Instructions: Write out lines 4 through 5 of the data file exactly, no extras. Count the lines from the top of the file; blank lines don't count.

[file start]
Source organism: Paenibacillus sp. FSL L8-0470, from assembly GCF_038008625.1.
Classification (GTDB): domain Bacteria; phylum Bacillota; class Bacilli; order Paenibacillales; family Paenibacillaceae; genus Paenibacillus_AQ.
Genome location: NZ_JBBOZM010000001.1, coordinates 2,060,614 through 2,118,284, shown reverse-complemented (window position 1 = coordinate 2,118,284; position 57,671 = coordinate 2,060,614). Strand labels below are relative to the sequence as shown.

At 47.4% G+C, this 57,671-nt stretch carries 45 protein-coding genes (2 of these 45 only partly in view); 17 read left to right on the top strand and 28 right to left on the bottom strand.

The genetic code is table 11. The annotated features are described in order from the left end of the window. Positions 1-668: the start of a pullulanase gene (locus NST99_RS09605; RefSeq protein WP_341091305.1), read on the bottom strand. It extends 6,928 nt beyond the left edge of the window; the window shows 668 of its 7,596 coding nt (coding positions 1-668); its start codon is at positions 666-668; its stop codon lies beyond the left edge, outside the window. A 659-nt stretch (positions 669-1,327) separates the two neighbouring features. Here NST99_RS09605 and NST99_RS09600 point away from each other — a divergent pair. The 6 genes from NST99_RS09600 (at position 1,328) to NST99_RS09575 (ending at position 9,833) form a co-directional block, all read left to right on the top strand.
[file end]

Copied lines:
At 47.4% G+C, this 57,671-nt stretch carries 45 protein-coding genes (2 of these 45 only partly in view); 17 read left to right on the top strand and 28 right to left on the bottom strand.

The genetic code is table 11. The annotated features are described in order from the left end of the window. Positions 1-668: the start of a pullulanase gene (locus NST99_RS09605; RefSeq protein WP_341091305.1), read on the bottom strand. It extends 6,928 nt beyond the left edge of the window; the window shows 668 of its 7,596 coding nt (coding positions 1-668); its start codon is at positions 666-668; its stop codon lies beyond the left edge, outside the window. A 659-nt stretch (positions 669-1,327) separates the two neighbouring features. Here NST99_RS09605 and NST99_RS09600 point away from each other — a divergent pair. The 6 genes from NST99_RS09600 (at position 1,328) to NST99_RS09575 (ending at position 9,833) form a co-directional block, all read left to right on the top strand.